Stoics - Ancient Greek Philosophy
Welcome to Quatr.us Study Guides!

Stoic Philosophy

Cicero
Cicero

April 2017 - The Stoics were a group of philosophers who first began teaching their ideas in the Hellenistic period. Stoicism was founded by a man named Zeno, who lived from 335-263 BC. He was friendly with the successors of Alexander who ruled Greece. Zeno lived in Athens, which was a great center of learning. He used to lecture not in a classroom but outside (in Greece's sunny weather), on the porch of a public building. The word for porch in Greek is STOA, and so people called his students Stoics, "people who hang out on the porch."

Zeno thought people should try to reach inner peacefulness. The best way to be peaceful was to be moderate in everything. So people should not eat too much, even of good food, and they should not party too much. But they should not work all the time either, or diet all the time. Men (Zeno didn't mention women much, but there were Greek women who were Stoics) should give to charity and help out in the government, but they should not go to the extreme of rebellion. People should try not to want anything too much, but be happy with what they had. This would lead to a happy life.

You might compare Stoicism to the slightly earlier philosophy of Buddhism in India, which was also about inner peace, or to Confucianism and Taoism in China, which had some similar ideas about balance and moderation.

Stoicism was very popular among the Romans, who generally liked moderate behavior anyway. Two famous Roman Stoics were Cicero and Seneca.

More about Cicero
More about Lucretius
More about Roman Neo-Platonism

Bibliography and further reading about Stoic philosophy:

Cicero
Seneca
Skeptics
Epicureans
Greek philosophy
Roman philosophy
Quatr.us home


Please help other teachers and students find us: link to this page from your class page.
Karen Carr is Associate Professor Emerita, Department of History, Portland State University. She holds a doctorate in Classical Art and Archaeology from the University of Michigan. Follow her on Instagram, Pinterest, or Twitter, or buy her book, Vandals to Visigoths.
Karen Carr is Associate Professor Emerita, Department of History, Portland State University. She holds a doctorate in Classical Art and Archaeology from the University of Michigan. Follow her on Instagram or Twitter, or buy her book, Vandals to Visigoths.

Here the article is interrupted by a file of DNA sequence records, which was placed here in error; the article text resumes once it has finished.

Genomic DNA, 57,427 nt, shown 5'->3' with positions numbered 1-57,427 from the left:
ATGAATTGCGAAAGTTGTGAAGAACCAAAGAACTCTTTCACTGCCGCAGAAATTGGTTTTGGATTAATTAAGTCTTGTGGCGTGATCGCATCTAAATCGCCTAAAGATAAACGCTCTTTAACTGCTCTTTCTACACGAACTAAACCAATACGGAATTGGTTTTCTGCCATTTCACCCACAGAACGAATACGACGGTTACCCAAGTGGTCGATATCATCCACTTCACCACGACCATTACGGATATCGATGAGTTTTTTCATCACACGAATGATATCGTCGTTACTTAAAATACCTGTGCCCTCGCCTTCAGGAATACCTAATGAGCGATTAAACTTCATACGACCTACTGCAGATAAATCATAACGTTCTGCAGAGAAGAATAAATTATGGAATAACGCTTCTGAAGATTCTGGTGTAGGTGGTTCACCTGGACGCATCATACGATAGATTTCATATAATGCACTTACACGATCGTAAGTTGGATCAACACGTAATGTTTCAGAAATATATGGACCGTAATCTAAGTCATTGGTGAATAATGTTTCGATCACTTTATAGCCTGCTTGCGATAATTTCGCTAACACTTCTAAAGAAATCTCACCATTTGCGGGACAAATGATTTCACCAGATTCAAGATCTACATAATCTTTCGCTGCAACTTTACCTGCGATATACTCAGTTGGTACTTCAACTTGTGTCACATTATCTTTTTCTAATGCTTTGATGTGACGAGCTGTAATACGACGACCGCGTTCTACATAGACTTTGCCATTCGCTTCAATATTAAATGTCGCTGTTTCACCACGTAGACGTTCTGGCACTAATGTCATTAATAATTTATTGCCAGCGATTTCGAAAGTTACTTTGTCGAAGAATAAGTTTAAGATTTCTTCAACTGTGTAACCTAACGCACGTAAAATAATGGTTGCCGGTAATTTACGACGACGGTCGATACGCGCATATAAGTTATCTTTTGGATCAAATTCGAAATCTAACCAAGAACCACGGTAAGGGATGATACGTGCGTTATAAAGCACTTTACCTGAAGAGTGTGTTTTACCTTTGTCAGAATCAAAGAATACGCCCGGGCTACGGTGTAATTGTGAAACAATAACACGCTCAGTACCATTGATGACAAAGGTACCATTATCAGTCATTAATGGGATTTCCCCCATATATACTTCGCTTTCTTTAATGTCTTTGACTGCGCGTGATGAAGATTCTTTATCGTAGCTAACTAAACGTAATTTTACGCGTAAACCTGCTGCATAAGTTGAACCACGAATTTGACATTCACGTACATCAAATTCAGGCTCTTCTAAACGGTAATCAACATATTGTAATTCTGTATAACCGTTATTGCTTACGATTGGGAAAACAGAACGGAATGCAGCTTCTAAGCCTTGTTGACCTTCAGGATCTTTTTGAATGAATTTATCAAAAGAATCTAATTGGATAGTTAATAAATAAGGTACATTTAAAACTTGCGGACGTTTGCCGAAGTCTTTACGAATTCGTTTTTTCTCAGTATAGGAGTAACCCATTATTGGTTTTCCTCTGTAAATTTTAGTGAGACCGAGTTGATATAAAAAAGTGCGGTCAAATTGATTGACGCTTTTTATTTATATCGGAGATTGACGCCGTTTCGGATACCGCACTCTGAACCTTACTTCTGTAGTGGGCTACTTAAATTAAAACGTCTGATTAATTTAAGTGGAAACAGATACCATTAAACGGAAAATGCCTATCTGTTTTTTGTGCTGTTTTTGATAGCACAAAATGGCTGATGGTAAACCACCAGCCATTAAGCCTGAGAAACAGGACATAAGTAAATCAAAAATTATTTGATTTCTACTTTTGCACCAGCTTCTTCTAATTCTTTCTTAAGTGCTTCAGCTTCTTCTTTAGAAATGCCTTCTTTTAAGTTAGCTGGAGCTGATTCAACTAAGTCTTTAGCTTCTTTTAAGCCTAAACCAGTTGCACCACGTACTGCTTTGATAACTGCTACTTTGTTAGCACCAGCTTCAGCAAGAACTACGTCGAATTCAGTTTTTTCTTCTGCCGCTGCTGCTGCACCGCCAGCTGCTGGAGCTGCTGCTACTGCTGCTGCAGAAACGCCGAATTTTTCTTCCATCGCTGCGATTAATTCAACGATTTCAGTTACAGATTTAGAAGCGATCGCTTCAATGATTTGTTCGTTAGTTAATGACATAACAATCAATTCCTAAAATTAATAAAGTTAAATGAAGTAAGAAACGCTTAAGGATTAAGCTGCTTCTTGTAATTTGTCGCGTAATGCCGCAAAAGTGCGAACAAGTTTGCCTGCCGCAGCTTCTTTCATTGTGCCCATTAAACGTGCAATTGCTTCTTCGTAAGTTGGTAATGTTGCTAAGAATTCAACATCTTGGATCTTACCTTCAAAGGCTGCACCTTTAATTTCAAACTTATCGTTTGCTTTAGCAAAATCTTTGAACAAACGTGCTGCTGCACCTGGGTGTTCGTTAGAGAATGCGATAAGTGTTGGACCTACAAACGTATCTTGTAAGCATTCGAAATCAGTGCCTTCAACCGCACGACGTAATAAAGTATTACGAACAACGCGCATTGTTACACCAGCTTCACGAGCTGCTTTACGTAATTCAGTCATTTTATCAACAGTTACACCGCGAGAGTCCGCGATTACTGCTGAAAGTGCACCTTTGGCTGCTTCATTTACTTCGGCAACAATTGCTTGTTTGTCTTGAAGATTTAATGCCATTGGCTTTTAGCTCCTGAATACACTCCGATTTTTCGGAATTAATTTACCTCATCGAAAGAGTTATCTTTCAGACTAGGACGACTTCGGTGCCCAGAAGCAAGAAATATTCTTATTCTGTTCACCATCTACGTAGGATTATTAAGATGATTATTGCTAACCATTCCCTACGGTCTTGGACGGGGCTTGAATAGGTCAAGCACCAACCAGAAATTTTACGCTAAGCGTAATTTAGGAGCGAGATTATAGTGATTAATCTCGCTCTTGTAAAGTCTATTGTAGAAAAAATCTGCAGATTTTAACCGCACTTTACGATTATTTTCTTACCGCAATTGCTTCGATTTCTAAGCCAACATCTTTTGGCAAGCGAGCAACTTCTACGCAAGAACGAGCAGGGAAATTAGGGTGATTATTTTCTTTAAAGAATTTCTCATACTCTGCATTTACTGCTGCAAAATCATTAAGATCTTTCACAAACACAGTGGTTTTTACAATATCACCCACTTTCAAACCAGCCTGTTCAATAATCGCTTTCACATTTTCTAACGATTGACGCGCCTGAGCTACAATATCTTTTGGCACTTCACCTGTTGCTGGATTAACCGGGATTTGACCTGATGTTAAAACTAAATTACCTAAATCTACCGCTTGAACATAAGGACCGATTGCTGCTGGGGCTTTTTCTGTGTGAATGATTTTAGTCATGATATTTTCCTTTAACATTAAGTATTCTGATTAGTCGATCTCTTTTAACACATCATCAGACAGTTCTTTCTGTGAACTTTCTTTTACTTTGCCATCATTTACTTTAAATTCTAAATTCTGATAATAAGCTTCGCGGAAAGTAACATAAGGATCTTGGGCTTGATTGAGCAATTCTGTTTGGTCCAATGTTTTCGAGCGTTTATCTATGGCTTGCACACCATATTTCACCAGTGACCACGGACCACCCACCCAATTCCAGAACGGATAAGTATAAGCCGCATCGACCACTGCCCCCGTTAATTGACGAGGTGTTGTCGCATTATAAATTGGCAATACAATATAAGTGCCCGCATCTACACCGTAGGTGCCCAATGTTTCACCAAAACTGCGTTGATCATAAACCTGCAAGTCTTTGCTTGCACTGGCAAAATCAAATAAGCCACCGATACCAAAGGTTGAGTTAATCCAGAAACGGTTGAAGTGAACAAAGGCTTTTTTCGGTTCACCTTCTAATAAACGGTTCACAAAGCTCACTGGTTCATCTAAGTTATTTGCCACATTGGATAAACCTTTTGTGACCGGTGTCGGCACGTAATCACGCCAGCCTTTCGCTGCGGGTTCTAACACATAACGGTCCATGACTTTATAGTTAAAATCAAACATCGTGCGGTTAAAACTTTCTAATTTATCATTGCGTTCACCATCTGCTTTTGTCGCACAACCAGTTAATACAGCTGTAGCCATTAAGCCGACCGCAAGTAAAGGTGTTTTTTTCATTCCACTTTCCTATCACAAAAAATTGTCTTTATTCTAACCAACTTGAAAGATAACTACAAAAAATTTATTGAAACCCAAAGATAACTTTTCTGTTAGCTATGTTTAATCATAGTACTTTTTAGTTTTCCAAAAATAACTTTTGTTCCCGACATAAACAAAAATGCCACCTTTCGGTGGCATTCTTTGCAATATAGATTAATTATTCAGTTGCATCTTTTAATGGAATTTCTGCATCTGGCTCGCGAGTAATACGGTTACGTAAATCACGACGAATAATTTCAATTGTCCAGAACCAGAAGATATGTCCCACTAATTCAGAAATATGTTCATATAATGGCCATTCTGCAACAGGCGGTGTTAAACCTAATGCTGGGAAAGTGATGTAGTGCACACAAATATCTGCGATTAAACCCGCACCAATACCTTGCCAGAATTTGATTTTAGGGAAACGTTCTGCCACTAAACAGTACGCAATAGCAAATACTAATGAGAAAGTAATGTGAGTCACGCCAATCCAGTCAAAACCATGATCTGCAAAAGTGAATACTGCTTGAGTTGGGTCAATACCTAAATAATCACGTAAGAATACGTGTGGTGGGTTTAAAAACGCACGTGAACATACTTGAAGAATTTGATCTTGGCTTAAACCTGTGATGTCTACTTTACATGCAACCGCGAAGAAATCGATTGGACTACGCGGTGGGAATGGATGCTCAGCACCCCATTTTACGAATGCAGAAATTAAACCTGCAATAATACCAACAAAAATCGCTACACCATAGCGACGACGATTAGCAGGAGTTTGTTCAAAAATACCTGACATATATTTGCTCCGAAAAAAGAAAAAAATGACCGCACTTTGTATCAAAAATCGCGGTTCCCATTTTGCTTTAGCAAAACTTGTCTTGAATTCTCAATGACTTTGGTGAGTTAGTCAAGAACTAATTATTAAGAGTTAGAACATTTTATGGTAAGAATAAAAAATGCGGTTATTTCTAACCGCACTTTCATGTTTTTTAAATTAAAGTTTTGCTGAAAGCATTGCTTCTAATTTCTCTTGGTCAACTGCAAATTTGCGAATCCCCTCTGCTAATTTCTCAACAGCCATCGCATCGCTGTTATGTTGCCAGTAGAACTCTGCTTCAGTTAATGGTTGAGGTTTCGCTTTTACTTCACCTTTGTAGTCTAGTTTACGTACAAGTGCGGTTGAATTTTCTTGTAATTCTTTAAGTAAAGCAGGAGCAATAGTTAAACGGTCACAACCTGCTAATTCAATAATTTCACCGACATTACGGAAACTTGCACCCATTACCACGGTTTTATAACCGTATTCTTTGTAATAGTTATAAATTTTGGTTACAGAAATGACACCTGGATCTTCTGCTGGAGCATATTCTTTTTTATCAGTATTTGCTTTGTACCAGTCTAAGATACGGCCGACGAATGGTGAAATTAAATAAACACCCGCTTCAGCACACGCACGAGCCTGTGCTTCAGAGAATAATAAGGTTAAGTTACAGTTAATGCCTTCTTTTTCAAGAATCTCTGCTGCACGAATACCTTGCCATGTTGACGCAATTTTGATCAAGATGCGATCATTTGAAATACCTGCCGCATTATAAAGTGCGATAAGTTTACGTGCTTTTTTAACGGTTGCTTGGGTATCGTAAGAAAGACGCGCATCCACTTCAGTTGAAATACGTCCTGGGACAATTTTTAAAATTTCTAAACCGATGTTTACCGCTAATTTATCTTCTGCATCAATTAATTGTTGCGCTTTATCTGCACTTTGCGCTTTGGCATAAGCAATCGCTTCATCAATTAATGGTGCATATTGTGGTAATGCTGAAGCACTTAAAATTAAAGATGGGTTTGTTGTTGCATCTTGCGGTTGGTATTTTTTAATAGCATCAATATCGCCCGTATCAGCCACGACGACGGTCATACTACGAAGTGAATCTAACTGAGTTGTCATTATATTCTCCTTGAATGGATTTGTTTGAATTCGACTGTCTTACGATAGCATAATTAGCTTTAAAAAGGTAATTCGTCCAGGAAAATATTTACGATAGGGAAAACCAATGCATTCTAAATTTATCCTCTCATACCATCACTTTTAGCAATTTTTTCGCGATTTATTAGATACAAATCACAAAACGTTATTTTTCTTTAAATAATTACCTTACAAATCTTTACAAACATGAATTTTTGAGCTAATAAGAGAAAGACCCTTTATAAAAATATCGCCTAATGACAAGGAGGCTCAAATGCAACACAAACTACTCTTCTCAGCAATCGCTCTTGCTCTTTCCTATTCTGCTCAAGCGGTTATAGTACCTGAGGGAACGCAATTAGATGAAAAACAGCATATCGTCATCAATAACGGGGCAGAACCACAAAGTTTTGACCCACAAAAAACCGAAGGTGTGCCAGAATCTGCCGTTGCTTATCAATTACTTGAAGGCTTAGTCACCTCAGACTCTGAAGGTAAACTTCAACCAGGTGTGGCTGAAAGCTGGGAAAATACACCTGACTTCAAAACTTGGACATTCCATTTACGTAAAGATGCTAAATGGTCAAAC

Sign up for more free articles and special offers in Quatr.us' weekly newsletter:
We will never share your e-mail address unless you allow us to do so. View our privacy policy. Easy unsubscribe links are provided in every email.
Check out our new ebook: Short and Simple: Ancient Greek Myths! - just out! Twenty-five easy to read, illustrated stories, from Pandora to Medea, Icarus, and the Trojan Horse (you can read these online as samples). Get it this week for just $14.99, five dollars off the regular price of $19.99.
Cite this page
  • Author: K.E. Carr
  • Title:
  • Site Name: Quatr.us Study Guides
  • Publisher: Quatr.us
  • Date Published:
Did you find what you needed? Ask your teacher to link to this page so other people can use it too! Send it in and win a Quatr.us "Great Page!" award!
Sign up for more free articles and special offers in Quatr.us' weekly newsletter:
We will never share your e-mail address unless you allow us to do so. View our privacy policy. Easy unsubscribe links are provided in every email.
Comment on This Article
Quatr.us is loading comments...
(Comments will appear after moderation, if they are kind and helpful. Feel free to ask questions, and we'll try to answer them.)
Cite this page
  • Carr, K.E. . Quatr.us Study Guides, . Web. 23 August, 2017
ADVERTISEMENT